Barnes & Noble Launches New e-Textbook App – Yuzu
Barnes & Noble quietly launched the beta version of a new digital textbook app earlier this month. It’s called Yuzu, and it is currently available for the iPad and .
Yuzu is a digital education platform that Barnes & Noble says is going to "make the everyday learning experience remarkably gratifying". Few details are available at this time, but B&N says that the new platform will support "the collaborative, free flow of information between learners and educators".
When it officially launches this summer Yuzu is going to be B&N’s replacement for NookStudy, which according to the website has already been retired. At this point it looks like Yuzu is an entirely new platform, and it would appear that Yuzu does not share the same accounts as the Nook Store or NookStudy. In fact, one of the FAQs I found says that Yuzu is not compatible with NookStudy textbooks.
The app is currently only available for Internet Explorer and Safari 6.1/7 (but not Firefox), and for iPads running iOS7, and it is far from complete. While the app does run in IE, all I can do is play around with the set up process. I can create terms and add courses to a term, but I cannot actually read any content. There’s no option for uploading my own files, and Yuzu’s bookstore has not yet been enabled.
At this point we have little more to go on than B&N’s own description, and it makes Yuzu sound more like a digital textbook app like iBooks or Nook Study than an educational and academic app like iTunes U. Like its predecessor NookStudy, Yuzu offers students a next-generation reading and note-taking experience in a simple app, but it also improves on NookStudy by making it easier for educators to provide course materials.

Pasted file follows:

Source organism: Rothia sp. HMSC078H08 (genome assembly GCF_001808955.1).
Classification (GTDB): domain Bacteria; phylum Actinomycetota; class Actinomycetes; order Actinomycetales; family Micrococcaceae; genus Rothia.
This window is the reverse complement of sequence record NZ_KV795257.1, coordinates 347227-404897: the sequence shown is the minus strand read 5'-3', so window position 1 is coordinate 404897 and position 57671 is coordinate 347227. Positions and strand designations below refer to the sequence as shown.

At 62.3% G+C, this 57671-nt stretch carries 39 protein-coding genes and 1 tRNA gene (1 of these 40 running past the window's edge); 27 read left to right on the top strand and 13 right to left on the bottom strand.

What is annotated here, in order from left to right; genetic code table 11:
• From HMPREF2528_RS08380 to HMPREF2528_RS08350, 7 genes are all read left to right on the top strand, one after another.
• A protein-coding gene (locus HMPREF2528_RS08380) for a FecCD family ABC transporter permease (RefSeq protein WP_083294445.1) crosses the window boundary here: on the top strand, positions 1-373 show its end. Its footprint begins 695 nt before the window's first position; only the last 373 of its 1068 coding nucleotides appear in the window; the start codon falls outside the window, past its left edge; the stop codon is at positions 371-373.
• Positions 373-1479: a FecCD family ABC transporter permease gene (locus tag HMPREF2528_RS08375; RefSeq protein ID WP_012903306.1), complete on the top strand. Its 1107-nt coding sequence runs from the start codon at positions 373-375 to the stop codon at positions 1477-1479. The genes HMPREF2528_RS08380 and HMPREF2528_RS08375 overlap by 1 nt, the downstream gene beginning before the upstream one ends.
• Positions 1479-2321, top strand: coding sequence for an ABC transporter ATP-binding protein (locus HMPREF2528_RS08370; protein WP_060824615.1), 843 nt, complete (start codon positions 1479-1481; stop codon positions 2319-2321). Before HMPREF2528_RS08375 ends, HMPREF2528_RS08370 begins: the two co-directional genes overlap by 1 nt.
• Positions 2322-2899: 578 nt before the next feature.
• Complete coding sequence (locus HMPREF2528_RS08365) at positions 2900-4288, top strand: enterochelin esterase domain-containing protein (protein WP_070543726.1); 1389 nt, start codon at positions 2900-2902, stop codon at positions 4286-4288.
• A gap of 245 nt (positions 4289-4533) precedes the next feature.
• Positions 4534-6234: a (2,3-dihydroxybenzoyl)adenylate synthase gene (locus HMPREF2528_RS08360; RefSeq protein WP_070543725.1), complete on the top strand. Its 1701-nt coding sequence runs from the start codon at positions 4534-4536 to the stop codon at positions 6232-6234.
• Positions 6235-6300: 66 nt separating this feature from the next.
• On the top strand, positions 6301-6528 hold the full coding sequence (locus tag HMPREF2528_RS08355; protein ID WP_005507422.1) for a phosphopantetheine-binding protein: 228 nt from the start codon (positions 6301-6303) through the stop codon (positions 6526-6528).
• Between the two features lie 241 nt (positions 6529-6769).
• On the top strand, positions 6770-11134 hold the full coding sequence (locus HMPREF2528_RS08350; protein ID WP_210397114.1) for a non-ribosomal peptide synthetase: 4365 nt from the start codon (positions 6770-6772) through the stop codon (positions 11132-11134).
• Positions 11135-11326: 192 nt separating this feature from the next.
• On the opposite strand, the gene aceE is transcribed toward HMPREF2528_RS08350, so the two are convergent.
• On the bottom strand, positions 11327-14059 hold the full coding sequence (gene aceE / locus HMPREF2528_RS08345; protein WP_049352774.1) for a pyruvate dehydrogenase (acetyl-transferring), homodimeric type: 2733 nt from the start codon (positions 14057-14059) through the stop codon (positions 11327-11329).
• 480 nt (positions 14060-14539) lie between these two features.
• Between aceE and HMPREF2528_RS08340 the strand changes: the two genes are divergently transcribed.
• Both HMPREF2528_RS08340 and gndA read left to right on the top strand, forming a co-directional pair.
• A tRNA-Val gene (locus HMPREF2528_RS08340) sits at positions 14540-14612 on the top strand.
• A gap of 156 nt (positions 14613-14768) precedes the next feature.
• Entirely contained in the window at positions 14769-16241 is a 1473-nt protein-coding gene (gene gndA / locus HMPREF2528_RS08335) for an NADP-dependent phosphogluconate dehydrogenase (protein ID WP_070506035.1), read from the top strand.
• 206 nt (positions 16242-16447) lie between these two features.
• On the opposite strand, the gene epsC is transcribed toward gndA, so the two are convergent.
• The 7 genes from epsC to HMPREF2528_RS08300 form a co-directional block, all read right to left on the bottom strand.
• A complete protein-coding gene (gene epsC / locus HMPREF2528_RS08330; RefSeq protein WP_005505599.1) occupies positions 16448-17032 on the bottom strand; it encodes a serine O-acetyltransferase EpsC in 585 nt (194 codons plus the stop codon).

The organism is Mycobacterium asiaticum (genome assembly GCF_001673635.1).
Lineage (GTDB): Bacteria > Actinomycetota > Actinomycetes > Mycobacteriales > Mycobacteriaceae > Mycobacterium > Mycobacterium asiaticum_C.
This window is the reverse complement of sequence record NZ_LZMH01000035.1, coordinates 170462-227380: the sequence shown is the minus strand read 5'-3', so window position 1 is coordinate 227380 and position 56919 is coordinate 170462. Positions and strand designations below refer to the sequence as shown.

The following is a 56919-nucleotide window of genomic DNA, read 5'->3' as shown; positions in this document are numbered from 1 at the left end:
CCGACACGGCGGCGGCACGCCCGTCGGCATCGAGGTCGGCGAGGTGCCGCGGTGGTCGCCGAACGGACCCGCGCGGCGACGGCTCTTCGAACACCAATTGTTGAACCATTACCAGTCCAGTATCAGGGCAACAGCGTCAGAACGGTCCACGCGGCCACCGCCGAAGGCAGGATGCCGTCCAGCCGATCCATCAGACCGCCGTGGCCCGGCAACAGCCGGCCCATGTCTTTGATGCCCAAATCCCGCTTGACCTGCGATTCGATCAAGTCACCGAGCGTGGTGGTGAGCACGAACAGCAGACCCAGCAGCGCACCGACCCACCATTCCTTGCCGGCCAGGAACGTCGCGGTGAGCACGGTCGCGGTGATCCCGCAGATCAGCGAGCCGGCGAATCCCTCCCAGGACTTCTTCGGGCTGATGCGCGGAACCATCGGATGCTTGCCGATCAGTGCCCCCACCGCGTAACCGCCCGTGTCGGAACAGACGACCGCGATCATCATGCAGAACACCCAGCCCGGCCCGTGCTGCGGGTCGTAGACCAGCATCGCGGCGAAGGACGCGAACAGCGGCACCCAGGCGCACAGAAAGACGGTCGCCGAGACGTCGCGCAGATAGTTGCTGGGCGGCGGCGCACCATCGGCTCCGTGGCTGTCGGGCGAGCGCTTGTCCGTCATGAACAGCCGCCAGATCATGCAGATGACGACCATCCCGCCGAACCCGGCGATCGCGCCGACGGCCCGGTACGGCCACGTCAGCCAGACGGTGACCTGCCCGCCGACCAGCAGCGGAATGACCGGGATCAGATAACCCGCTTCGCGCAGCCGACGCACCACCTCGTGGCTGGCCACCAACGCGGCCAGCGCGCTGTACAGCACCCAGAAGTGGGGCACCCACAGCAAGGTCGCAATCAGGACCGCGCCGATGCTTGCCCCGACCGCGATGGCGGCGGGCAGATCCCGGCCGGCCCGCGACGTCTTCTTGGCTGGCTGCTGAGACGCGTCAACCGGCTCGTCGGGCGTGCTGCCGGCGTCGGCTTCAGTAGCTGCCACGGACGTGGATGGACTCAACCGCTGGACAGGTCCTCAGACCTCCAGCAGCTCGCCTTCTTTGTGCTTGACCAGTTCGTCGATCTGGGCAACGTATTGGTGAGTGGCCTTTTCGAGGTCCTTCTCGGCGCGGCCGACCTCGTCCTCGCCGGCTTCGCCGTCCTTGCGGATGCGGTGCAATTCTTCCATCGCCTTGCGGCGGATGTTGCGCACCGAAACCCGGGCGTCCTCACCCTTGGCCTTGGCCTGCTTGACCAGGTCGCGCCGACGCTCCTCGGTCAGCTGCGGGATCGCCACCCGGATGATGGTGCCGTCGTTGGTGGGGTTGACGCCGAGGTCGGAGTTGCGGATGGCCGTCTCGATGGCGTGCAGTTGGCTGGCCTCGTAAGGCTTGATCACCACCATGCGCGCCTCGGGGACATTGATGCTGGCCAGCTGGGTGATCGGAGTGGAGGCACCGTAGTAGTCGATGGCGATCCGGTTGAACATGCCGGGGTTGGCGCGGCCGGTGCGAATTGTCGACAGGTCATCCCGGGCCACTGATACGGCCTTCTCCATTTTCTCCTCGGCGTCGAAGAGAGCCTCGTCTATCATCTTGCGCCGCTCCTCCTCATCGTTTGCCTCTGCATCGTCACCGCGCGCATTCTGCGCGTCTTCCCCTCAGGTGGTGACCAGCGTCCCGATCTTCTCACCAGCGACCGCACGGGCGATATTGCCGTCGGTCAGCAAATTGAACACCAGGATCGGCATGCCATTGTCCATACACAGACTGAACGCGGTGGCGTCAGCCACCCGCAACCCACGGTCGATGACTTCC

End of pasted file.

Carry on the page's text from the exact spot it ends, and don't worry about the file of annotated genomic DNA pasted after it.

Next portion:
In addition to launching the Yuzu platform, B&N is also tying in FacultyEnlight. This is a website where educators can assemble academic materials into course packs, and from what I can tell B&N (if not earlier). Educators can search for the textbooks and other academic material they need, and then build a required and recommended textbook list for a class.
FacultyEnlight is very much focused on the college market, so I would bet that it is also tied in to the 600 plus college bookstore websites run by B&N College. On a related note, the site also prompts educators to sell their original course materials via Nook Press, where they will end up in the Nook Store – and probably Yuzu as well.
Yuzu is only available for IE, Safari, and the iPad, but I have been told that B&N plans to have a Yuzu Android app and support for more web browsers by the time the platform launches this summer.
The Digital Reader was the first to report earlier this year that Barnes & Noble was turning their attention to the digital education market (I scooped the official announcement by about 3 weeks). At the time I was hopeful that this pivot could save B&N’s digital division, but now I am not so sure that it will.
Everything I have read today suggests that Barnes & Noble is pursuing a retail strategy where they will sell (or rent) digital textbooks to students. Given the general failure of the digital textbook market, this does not bode well for B&N.
Over the past six months we have seen several digital textbook providers go bankrupt, sell out to their competition, or pivot to serve a new market. Kno was acquired out of bankruptcy by Intel, Coursesmart was sold off to its competitor, and Inkling pivoted to a new business model based on licensing its tech to publishers.
I predicted about a month ago that the future of digital textbooks is in publishers selling to schools, not retail. If B&N is going to ignore that trend then I expect that Yuzu is even more doomed than the Nook platform.
On the other hand, B&N does have an advantage that none of the startups could claim; B&N runs over 600 college bookstores. This gives them a market presence that few other than Follett (which also runs college bookstores) can match.
And in any case, it is too early to say for sure how B&N will generate revenue; they might be planning to use a different model than selling digital textbooks to cash-strapped students. We shall have to wait and see.